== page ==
Some States Don’t Want Sports Betting … For Now

May 14, 2018 927 Reads
Sports Betting

For Ravens, Saints, and Thunder fans, making a legal bet on your teams may not happen for a long time.

Last month, lawmakers in Maryland, Louisiana and Oklahoma axed the sports betting sections of new gambling bills that would’ve gone into effect in the event that the Supreme Court of the United States decided in favor of New Jersey’s appeal that the states be allowed to create and enact sports betting legislation.

All three states are home to professional sports franchises but they’re on both ends of the political spectrum – Maryland the blue and Oklahoma/Louisiana the red.

The story in Oklahoma

Most bills that go through the legislative process start out in a committee, then head to the House and, finally, the Senate.

Gambling-related laws typically find favor in either the House or Senate, but since both bodies have to approve, they end up dead multiple times before they make it through. Once they get the approval of the House and Senate, they go to the governor’s desk.

Lawmakers in the Sooner state were happy to pass a gambling bill earlier this month that addressed a variety of gambling issues. However, an add-on piece of legislation that would’ve allowed sports betting pending the Supreme Court decision didn’t make it through.

There are many theories as to why sports betting died in this most recent attempt, particularly considering that a 10% tax would’ve applied to revenue, bringing in a decent stream of cash for the state.

  • One major factor here is the state’s First Nation tribes; they don’t want to deal with competition that an influx of sportsbooks would bring.
  • Another factor that could be at stake is the conservative nature of the state – sports betting is a little too ‘sinny’ for lawmakers’ stomachs.

That second possibility is less likely, mainly because those same lawmakers voted to expand gambling for casinos in the state.

What went down in Maryland

In Maryland, things were looking good for sports betting after the House passed the bill 124-14. Blowout wins like this are common and usually aren’t so decisive when the Senate votes. And, that was the case in the Old Line State.

The Senate chose not to vote on the bill before they closed up shop for the year, which means the next time a vote can take place is January 2019. By then, there’s a good chance that sports betting could be legal and functioning in multiple states.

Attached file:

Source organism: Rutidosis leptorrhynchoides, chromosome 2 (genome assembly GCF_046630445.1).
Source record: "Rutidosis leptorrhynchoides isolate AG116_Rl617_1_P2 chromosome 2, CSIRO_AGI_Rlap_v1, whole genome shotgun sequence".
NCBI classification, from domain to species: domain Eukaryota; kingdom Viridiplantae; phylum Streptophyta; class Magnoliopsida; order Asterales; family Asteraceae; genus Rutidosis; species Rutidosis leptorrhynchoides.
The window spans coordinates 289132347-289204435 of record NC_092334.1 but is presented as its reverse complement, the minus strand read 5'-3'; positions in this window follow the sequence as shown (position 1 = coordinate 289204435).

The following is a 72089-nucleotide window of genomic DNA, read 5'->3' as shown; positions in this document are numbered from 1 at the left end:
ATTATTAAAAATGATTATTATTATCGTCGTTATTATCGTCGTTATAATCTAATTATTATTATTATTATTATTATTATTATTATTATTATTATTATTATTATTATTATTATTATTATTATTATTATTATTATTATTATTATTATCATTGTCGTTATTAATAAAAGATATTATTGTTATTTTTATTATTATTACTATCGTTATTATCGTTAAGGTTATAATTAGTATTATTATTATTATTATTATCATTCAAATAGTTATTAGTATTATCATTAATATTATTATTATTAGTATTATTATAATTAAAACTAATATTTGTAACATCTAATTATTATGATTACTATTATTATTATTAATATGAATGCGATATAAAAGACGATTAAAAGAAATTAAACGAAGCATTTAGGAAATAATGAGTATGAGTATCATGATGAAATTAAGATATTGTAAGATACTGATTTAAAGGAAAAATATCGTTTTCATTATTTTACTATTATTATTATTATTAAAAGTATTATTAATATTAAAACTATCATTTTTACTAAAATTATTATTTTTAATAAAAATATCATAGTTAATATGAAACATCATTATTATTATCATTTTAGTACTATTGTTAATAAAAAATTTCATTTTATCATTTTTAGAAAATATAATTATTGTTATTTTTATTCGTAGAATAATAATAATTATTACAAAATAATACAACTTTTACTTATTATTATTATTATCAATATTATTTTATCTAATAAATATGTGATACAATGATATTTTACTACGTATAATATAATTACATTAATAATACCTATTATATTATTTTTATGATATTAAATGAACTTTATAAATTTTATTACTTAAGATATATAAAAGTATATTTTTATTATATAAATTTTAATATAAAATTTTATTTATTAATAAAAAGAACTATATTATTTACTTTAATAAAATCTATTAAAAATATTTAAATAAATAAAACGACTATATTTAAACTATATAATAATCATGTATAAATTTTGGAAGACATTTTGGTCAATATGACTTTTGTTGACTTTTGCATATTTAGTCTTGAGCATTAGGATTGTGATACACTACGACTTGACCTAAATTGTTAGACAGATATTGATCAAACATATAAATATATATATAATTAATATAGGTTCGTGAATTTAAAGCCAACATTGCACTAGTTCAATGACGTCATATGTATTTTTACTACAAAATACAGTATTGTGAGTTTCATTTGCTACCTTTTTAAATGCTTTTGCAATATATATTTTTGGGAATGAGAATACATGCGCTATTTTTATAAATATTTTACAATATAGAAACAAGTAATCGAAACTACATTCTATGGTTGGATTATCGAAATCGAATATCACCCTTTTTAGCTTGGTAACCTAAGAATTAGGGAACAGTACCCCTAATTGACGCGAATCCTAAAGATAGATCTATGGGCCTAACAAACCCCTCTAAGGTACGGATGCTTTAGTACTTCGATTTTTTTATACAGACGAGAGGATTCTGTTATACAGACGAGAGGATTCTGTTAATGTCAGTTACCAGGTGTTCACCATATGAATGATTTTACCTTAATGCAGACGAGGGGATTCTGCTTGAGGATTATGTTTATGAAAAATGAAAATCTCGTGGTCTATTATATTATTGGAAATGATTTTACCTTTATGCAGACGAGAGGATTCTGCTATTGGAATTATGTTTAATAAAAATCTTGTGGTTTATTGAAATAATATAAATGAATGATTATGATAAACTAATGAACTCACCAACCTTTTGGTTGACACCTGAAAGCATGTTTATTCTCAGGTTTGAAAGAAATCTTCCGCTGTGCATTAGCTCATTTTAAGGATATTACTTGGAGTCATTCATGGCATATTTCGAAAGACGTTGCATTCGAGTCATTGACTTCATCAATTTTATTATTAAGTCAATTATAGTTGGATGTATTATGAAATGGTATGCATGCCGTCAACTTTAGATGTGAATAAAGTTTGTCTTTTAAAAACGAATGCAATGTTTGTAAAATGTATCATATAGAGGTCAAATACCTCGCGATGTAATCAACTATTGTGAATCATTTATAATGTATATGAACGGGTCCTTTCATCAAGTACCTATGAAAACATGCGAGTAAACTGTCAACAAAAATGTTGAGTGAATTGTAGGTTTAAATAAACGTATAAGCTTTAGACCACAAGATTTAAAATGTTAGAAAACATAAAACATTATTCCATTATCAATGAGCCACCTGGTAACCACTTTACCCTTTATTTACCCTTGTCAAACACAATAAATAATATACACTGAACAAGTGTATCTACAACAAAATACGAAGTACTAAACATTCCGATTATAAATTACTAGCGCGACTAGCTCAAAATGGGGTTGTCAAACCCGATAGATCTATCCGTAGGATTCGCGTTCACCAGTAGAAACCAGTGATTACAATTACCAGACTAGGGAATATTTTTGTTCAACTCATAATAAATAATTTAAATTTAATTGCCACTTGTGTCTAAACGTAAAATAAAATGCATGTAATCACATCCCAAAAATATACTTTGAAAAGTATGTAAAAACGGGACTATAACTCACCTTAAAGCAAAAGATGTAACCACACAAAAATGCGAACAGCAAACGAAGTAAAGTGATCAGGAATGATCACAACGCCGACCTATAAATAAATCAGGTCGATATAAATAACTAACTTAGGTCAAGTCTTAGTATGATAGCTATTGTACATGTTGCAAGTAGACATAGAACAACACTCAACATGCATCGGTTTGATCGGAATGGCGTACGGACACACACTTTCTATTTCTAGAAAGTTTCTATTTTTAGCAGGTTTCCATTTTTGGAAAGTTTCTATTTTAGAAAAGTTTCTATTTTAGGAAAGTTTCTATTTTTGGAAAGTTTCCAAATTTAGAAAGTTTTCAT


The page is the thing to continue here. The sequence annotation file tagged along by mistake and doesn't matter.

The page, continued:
Louisiana bill fails

On Tuesday, a bill to legalize sports betting in Louisiana parishes was shot down 6-3 by the Louisiana Senate Finance Committee. Several committee members expressed concerns about the negative effects of gambling expansion — even though a daily fantasy sports bill advanced through the Louisiana House on the same day. Senator Danny Martiny, the bill’s sponsor, worries that his state will fall behind neighboring states, potentially losing out on a lot of tourism.

“I’m not saying this is the cure all for everything but I’m telling you right now that we will lose customers and money if Mississippi and Arkansas have sports betting and we don’t,” Martiny said.

Mississippi already passed legislation to legalize sports betting if given authority by the U.S. Supreme Court. Arkansas passed daily fantasy sports legislation in 2017 but has not introduced a sports betting bill.

What this means for a post-PASPA world

There’s a perception out there that a SCOTUS decision in favor of New Jersey that repeals PASPA will unleash a 50-state cavalcade of sports-betting bill passages.

However, the recent failures of sports betting bills in these three states indicate that eradicating PASPA may not mean that every state allows sports betting.

In some states where tribal communities are home to the state’s only casinos, expanding sports betting could be seen as a threat and, therefore, reason to lobby against opening books off reservation land.

In other more conservative states like Utah, a conservative push could stymie bills and mire sports betting in endless cycles of committee meetings, House votes, and Senate shoot-downs.

While recent polling indicates that the American public is, for the first time in decades, supportive of sports gambling, things could be much more complex on a state-by-state basis.